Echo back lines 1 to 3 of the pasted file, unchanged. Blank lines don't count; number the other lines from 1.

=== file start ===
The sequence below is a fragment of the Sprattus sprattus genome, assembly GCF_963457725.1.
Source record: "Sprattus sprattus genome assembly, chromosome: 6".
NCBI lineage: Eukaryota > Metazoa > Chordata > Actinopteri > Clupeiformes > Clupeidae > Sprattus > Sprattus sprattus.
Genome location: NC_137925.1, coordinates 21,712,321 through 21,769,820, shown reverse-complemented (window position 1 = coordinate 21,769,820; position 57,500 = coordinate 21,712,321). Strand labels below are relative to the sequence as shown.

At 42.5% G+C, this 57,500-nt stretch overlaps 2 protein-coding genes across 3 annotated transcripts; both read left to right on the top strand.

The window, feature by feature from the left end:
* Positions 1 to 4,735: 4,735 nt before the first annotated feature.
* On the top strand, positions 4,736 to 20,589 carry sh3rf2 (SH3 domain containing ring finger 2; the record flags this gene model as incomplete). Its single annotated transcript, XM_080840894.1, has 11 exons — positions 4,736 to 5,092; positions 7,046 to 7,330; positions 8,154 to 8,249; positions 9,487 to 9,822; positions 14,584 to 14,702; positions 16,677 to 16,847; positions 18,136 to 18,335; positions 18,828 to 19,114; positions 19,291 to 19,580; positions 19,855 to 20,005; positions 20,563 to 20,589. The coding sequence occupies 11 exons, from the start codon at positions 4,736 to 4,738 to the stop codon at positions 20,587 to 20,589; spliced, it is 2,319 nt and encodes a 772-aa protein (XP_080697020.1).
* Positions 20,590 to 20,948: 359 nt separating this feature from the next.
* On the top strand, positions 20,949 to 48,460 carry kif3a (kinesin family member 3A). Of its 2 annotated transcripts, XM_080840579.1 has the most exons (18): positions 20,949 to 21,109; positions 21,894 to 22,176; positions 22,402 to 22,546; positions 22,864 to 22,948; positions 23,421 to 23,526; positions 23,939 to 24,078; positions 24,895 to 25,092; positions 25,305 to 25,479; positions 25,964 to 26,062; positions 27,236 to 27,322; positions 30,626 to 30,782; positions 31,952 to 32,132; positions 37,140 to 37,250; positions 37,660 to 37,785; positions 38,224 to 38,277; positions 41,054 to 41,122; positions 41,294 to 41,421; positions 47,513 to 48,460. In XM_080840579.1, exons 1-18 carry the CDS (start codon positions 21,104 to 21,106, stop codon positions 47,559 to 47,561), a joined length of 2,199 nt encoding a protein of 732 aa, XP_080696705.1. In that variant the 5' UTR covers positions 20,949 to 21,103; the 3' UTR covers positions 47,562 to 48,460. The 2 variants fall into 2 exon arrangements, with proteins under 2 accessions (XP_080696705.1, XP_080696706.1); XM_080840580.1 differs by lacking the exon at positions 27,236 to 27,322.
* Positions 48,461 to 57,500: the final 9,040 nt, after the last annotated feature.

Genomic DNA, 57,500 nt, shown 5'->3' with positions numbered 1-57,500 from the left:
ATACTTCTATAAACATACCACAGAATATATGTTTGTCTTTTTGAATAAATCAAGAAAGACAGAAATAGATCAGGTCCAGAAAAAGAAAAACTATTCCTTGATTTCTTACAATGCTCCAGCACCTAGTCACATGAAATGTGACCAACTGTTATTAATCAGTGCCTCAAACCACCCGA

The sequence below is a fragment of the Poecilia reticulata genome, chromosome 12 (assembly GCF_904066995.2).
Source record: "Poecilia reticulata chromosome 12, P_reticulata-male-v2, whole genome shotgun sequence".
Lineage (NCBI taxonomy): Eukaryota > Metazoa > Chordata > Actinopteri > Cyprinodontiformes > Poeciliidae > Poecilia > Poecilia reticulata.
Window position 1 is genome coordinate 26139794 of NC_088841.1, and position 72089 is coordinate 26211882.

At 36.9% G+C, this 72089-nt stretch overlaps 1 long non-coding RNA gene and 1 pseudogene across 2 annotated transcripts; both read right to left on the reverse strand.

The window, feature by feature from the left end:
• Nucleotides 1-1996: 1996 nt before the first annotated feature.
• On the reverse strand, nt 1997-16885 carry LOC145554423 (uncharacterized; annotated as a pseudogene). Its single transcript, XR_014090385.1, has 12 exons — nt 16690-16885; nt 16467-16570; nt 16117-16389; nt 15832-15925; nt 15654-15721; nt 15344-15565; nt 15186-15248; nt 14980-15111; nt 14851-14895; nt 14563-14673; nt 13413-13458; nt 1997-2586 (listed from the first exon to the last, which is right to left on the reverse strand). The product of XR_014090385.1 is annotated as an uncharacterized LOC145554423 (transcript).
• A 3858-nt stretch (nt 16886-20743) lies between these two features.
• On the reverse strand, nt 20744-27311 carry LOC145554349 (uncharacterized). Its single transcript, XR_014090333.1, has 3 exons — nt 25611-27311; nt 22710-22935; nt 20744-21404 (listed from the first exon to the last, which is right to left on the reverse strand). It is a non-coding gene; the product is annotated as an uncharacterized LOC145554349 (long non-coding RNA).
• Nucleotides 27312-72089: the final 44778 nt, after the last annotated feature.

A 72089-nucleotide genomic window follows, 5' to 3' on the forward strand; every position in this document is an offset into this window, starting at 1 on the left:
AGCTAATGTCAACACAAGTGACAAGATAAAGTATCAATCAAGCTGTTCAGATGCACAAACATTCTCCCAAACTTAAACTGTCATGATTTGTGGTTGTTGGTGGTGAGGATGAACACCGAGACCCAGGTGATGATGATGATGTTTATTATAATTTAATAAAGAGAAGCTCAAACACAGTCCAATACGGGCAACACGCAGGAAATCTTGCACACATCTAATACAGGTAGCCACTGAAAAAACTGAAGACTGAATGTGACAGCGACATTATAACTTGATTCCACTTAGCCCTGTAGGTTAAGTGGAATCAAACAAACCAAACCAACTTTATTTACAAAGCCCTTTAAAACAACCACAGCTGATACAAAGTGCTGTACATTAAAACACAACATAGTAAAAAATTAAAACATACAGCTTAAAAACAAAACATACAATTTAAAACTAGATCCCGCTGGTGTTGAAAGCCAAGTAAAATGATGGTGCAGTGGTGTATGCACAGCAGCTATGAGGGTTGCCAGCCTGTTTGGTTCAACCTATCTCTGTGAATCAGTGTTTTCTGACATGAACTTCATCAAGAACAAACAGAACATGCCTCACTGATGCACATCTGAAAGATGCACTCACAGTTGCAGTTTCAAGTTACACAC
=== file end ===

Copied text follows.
The sequence below is a fragment of the Sprattus sprattus genome, assembly GCF_963457725.1.
Source record: "Sprattus sprattus genome assembly, chromosome: 6".
NCBI lineage: Eukaryota > Metazoa > Chordata > Actinopteri > Clupeiformes > Clupeidae > Sprattus > Sprattus sprattus.